Stephen Crane's first novel, Maggie: A Girl of the Streets is in some respects barely a novel at all. It is very short--in most editions, barely 60 pages long. This brevity is no mere superficial detail. The novel (or, if you prefer, novella) is short because the narrative it conveys is, in important ways, a slight narrative. It is a story that has become a cliché, a story about a virtuous and naïve girl who becomes ruined by forces larger than she. The setting is unremarkable. The characters are barely distinguishable from any number of sordid types who serve as stock and secondary characters inhabiting the alleyways of numerous longer novels. If it were not so deeply troubling, Maggie would be so banal as to be forgettable.

Indeed, Maggie is so troubling that it almost was forgotten. Crane had to publish his novel himself to almost no critical acclaim and even less public notice, because no editor was willing to take a risk on a novel that seemed both crass and disturbingly pessimistic about American society and human nature. Crane was a prodigy, bringing the literary movement of realism to America before Americans were really prepared for his unflinching honesty. In an era that has been labeled the Gilded Age Crane was prepared to expose the misery, hypocrisy, and sentimentalism that he believed lay beneath the gilt. In this sense, his novel is "realistic": it refuses to accept platitudes about the goodness of human nature, and about the prosperity of American society.

Largely ignored, Maggie paid a price in its time for being revolutionary. And it is precisely because Maggie was so revolutionary that it continues to pay a certain price. After a century of novels that have responded to Maggie by broadening their perspectives and telling stories in greater depth and at greater length than the story told in this novella, it is easy to question Maggie's contemporary importance; after all, for all its historical importance, it now seems merely a slim example of a literary genre. But Maggie was not simply first--it was, and remains, one of the best American realist novels.

The literary school of realism seeks to portray life without pretenses or tinted lenses. But realism is not without its own set of beliefs. Realist novels tend to expose society's gaping wounds in the service of an ideology that downplays human agency, substituting a belief in the power of social forces that approaches fatalism. Realist novels tend to portray their protagonists as subject to massive social forces. These social forces are virtually inescapable; they are as inevitable as fate. When we first see a broad-brush picture of the Bowery in the second chapter of the novel, we are told that the people are "withered. . . in curious postures of submission to something." Think about the set of events at the center of Maggie. Social circumstances--poverty, a lifetime of brutality, and a lack of realistic prospects--force Maggie towards Pete. She is steered towards a single escape route, and then finds that the only door out is in fact the path towards tragedy. The ruination of naïve women in Maggie is inevitable, as common as the incidence of desperate girls and reckless bachelors.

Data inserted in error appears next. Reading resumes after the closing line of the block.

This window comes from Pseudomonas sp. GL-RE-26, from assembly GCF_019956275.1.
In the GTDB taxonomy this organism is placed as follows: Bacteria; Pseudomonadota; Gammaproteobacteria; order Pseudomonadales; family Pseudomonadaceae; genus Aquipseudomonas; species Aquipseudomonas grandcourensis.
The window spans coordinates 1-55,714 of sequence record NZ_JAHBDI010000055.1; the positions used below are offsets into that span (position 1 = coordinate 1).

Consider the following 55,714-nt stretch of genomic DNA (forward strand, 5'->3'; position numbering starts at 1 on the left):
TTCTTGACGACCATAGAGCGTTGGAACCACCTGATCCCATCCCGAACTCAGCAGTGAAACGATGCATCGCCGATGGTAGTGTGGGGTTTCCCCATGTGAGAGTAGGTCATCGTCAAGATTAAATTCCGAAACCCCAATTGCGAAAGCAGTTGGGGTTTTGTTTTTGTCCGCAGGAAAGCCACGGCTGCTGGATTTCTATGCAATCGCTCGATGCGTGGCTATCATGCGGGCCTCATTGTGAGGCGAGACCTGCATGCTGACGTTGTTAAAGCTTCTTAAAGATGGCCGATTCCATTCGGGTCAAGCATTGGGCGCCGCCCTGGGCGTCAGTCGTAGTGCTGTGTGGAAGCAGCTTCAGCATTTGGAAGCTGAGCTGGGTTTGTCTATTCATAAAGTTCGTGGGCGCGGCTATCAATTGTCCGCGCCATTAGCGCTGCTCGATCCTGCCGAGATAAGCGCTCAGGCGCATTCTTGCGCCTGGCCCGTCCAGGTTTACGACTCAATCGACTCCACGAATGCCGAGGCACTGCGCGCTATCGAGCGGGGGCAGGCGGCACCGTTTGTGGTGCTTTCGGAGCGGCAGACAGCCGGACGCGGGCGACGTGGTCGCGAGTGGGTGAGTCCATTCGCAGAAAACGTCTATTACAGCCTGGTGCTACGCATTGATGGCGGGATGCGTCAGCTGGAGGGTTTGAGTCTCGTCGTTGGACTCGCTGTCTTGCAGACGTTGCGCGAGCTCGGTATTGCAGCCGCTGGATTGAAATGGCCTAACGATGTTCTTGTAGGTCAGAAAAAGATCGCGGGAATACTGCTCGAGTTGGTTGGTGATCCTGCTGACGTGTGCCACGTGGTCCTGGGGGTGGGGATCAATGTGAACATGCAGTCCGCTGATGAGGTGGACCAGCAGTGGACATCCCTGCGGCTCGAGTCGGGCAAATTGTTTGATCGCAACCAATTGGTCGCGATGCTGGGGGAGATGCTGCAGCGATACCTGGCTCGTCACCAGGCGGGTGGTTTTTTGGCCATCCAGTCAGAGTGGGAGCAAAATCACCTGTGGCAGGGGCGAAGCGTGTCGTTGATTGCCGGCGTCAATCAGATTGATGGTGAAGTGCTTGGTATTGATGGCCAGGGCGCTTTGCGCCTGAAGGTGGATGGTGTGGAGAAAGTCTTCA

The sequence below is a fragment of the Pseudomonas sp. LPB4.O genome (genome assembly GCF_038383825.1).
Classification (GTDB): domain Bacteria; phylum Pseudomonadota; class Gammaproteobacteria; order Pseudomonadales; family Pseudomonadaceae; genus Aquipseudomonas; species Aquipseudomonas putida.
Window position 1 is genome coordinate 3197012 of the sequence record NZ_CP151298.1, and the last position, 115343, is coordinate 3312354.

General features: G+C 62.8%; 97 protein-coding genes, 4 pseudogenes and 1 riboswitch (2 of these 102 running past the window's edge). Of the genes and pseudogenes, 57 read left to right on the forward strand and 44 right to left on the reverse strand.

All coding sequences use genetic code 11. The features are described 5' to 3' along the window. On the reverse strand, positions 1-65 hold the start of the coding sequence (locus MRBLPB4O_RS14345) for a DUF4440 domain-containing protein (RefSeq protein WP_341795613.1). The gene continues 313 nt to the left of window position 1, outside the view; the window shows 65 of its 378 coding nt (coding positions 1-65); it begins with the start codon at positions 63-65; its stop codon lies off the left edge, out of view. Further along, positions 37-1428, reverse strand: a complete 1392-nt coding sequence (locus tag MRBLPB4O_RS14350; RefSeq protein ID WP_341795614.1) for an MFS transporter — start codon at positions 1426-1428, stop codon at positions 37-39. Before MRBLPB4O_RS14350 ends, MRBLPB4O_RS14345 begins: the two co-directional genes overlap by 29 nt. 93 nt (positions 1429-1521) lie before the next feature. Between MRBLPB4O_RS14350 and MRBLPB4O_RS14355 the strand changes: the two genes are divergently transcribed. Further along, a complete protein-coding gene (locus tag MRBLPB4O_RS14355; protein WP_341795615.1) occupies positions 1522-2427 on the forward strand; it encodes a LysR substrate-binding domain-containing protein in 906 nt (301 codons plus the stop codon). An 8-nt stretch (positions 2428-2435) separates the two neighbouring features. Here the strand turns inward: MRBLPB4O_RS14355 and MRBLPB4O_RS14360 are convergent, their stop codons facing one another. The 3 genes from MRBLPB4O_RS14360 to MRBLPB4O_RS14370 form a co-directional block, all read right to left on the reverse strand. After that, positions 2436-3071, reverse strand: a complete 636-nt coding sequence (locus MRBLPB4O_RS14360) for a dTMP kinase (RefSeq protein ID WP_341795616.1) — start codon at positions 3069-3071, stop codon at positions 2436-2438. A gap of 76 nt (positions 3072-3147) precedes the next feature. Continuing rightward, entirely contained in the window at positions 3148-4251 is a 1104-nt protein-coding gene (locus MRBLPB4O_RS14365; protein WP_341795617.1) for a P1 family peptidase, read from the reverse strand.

But one of the remarkable things about Maggie is that the novel's refusal to blame Maggie does not mean that her mistakes are forgiven. Maggie's own failings are exposed here as surely as the social forces that lead to her downfall and death. As the writer Jayne Anne Phillips has observed, Maggie's romantic nature obscures her ability to see the world clearly, and is as much to blame for her downfall as the forces of reality. This is a novel that shows sympathy to the humanity of every one of its characters, with the arguable exception of Mary. The novel recognizes that, to a great and perhaps overwhelming extent, these are people brutalized and hardened and victimized by social forces beyond their control. But it is also a novel that refuses to condescend through showings of cheap pity. Even as it extends sympathy to all its characters, it critiques the injustices they work, their hypocrisy, sentimentalism, ridiculous ideas and attitudes. Maggie is a novel that mocks but rarely condemns utterly, that forgives and seeks to understand even those things that it cruelly exposes. And thus it is a novel that troubles the reader with its moral complexity. Who is to blame for these tragedies that continue to repeat themselves, tragedies that breed and interbreed, perpetuating themselves endlessly? Crane, and Maggie, refuse to provide an answer.

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